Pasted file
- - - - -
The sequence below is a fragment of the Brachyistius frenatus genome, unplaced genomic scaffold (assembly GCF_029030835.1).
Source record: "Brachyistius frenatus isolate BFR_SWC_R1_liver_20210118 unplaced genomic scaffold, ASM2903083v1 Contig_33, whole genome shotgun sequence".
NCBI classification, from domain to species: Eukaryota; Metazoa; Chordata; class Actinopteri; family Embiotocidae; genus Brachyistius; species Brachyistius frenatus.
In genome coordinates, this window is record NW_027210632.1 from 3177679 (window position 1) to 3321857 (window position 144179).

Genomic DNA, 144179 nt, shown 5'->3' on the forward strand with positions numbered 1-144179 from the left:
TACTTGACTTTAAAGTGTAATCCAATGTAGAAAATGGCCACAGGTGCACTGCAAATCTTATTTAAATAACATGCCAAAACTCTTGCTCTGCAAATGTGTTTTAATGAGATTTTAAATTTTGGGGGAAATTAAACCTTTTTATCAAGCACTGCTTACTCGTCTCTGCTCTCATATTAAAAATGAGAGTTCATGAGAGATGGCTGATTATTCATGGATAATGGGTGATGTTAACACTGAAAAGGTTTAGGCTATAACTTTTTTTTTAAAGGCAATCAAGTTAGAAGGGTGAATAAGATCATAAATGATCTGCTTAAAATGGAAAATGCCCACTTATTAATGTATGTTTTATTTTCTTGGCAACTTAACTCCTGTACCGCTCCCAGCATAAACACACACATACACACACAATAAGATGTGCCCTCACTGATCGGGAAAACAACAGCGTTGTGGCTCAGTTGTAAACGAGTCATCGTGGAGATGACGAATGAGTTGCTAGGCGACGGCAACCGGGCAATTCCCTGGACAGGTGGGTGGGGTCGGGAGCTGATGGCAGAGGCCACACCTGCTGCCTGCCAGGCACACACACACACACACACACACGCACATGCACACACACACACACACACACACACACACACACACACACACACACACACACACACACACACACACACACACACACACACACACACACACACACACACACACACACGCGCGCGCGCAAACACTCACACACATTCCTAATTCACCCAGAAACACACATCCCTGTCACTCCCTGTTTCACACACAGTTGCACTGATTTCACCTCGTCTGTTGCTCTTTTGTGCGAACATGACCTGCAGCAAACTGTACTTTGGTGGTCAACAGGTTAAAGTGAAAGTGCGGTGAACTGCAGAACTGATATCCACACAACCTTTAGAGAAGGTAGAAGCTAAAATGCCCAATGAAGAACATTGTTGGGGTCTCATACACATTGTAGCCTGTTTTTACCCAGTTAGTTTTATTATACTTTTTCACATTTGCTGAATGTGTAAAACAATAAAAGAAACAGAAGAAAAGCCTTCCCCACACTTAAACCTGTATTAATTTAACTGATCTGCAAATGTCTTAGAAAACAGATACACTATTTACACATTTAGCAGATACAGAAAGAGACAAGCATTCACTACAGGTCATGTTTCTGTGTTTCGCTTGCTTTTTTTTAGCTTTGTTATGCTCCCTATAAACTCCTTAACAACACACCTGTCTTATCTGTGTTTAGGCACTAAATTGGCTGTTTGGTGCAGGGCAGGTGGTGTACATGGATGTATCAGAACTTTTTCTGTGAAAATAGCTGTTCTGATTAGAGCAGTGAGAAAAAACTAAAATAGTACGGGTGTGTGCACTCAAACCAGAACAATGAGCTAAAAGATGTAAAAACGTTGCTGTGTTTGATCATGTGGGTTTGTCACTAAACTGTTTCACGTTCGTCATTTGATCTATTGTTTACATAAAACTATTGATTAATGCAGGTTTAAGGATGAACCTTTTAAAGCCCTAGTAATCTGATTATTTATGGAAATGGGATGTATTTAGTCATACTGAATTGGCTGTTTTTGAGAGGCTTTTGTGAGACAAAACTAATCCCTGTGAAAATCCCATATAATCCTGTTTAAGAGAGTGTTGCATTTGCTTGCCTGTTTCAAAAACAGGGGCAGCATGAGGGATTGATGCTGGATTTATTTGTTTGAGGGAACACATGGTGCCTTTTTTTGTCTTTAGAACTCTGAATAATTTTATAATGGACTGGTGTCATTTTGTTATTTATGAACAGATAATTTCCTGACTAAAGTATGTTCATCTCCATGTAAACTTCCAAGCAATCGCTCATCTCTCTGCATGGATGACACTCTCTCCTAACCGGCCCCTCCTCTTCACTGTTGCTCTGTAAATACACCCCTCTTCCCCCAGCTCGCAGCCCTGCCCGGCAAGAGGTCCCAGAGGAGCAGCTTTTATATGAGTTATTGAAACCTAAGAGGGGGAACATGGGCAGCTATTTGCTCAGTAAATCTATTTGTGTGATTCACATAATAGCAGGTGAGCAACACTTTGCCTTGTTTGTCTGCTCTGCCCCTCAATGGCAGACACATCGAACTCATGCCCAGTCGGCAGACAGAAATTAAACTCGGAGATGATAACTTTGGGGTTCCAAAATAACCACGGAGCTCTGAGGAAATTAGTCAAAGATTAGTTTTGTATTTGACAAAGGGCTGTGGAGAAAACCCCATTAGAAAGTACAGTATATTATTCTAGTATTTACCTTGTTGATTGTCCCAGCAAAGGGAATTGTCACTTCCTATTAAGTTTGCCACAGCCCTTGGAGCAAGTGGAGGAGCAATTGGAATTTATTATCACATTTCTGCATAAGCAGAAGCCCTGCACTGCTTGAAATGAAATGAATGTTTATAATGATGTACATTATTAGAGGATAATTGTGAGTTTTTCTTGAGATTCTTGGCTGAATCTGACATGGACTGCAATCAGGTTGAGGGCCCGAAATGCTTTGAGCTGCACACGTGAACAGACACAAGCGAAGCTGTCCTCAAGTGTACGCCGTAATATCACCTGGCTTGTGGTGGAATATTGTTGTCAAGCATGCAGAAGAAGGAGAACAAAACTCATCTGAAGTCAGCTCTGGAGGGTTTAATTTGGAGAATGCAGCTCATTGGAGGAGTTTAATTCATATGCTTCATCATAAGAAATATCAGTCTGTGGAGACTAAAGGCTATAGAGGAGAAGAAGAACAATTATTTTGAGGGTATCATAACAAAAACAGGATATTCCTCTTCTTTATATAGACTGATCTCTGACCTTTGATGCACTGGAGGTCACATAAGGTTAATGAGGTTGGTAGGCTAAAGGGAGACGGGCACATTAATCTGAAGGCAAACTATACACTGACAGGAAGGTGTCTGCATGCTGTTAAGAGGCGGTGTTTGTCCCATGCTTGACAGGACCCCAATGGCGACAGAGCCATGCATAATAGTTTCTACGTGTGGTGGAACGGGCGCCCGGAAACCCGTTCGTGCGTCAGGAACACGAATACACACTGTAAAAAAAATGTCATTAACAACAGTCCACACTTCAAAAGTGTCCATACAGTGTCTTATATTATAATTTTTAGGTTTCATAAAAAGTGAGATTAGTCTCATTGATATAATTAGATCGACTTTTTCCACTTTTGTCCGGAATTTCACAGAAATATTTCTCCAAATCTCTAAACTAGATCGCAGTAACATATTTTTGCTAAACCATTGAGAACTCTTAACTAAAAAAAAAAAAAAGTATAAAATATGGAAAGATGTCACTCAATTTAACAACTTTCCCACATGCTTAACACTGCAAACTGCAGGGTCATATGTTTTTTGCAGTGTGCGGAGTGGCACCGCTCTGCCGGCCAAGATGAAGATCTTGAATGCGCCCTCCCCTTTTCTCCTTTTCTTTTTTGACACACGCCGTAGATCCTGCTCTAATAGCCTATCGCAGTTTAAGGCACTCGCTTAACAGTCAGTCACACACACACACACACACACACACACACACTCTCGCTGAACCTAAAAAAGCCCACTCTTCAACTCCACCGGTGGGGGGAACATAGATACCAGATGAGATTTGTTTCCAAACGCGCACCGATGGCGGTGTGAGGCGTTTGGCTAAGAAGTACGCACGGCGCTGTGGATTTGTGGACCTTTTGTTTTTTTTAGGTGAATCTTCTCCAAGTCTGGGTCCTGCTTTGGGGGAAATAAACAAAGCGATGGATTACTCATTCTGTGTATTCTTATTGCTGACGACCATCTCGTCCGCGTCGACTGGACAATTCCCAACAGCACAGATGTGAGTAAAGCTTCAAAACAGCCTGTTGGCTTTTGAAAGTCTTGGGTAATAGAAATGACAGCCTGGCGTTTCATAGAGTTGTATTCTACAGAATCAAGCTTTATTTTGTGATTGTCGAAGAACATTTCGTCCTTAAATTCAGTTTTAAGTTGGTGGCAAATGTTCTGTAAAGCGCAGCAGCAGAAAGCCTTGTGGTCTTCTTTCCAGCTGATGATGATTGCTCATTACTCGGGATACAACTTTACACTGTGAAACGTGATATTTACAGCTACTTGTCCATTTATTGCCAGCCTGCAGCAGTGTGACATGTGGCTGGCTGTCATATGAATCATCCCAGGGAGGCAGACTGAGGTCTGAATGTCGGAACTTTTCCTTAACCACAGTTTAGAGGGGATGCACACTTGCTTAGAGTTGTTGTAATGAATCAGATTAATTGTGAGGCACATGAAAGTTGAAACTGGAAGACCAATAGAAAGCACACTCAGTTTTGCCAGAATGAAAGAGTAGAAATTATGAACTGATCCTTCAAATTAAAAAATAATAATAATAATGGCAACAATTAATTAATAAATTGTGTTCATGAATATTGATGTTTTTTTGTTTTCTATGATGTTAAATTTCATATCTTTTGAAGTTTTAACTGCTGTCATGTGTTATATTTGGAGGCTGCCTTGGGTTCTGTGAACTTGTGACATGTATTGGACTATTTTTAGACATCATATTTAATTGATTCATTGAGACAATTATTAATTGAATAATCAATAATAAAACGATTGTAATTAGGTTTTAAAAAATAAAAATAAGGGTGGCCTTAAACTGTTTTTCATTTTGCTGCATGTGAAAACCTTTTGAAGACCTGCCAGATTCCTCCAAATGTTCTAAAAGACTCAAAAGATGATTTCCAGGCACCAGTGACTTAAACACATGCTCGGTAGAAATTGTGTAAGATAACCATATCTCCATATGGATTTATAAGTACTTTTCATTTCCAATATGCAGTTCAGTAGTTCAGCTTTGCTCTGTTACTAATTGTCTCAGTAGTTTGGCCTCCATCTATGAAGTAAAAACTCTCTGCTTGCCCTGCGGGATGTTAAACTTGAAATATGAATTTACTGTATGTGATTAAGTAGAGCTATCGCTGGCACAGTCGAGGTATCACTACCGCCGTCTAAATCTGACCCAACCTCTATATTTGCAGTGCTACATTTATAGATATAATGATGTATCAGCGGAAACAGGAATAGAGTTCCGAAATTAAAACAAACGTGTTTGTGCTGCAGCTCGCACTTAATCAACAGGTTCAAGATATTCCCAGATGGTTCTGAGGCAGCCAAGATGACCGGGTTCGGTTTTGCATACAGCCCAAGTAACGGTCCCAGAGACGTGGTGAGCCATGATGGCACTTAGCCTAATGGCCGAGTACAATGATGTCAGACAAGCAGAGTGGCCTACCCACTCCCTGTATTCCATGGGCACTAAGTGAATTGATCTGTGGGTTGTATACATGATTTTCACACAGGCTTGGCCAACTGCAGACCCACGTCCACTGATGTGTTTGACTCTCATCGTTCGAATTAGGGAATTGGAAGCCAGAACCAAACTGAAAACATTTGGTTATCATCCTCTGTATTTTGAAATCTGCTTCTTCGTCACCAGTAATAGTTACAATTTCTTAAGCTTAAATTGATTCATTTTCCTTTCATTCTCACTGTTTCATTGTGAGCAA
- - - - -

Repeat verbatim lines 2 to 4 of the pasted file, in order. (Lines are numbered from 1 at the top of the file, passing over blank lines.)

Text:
Source record: "Brachyistius frenatus isolate BFR_SWC_R1_liver_20210118 unplaced genomic scaffold, ASM2903083v1 Contig_33, whole genome shotgun sequence".
NCBI classification, from domain to species: Eukaryota; Metazoa; Chordata; class Actinopteri; family Embiotocidae; genus Brachyistius; species Brachyistius frenatus.
In genome coordinates, this window is record NW_027210632.1 from 3177679 (window position 1) to 3321857 (window position 144179).